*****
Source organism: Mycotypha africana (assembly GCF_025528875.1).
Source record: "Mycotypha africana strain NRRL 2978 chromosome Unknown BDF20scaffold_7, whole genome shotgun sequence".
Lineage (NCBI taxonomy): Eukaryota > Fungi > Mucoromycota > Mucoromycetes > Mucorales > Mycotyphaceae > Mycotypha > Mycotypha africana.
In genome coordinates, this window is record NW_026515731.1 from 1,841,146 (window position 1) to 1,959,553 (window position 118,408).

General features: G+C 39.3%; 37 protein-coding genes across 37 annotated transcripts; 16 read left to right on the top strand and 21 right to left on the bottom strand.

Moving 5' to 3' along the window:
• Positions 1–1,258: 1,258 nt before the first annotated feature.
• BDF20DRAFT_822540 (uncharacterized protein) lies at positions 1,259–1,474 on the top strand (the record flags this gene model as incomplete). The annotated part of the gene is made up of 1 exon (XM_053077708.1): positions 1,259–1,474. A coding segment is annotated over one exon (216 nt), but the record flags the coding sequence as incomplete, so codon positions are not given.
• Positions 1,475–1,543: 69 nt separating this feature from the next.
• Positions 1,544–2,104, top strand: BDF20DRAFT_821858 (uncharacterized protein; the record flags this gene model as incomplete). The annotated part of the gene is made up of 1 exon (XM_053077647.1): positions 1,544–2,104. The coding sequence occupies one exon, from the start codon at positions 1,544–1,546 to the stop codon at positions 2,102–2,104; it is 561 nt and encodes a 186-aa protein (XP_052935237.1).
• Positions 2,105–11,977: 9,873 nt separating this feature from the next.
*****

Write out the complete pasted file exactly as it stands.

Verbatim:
Source organism: Mycotypha africana (assembly GCF_025528875.1).
Source record: "Mycotypha africana strain NRRL 2978 chromosome Unknown BDF20scaffold_7, whole genome shotgun sequence".
Lineage (NCBI taxonomy): Eukaryota > Fungi > Mucoromycota > Mucoromycetes > Mucorales > Mycotyphaceae > Mycotypha > Mycotypha africana.
In genome coordinates, this window is record NW_026515731.1 from 1,841,146 (window position 1) to 1,959,553 (window position 118,408).

General features: G+C 39.3%; 37 protein-coding genes across 37 annotated transcripts; 16 read left to right on the top strand and 21 right to left on the bottom strand.

Moving 5' to 3' along the window:
• Positions 1–1,258: 1,258 nt before the first annotated feature.
• BDF20DRAFT_822540 (uncharacterized protein) lies at positions 1,259–1,474 on the top strand (the record flags this gene model as incomplete). The annotated part of the gene is made up of 1 exon (XM_053077708.1): positions 1,259–1,474. A coding segment is annotated over one exon (216 nt), but the record flags the coding sequence as incomplete, so codon positions are not given.
• Positions 1,475–1,543: 69 nt separating this feature from the next.
• Positions 1,544–2,104, top strand: BDF20DRAFT_821858 (uncharacterized protein; the record flags this gene model as incomplete). The annotated part of the gene is made up of 1 exon (XM_053077647.1): positions 1,544–2,104. The coding sequence occupies one exon, from the start codon at positions 1,544–1,546 to the stop codon at positions 2,102–2,104; it is 561 nt and encodes a 186-aa protein (XP_052935237.1).
• Positions 2,105–11,977: 9,873 nt separating this feature from the next.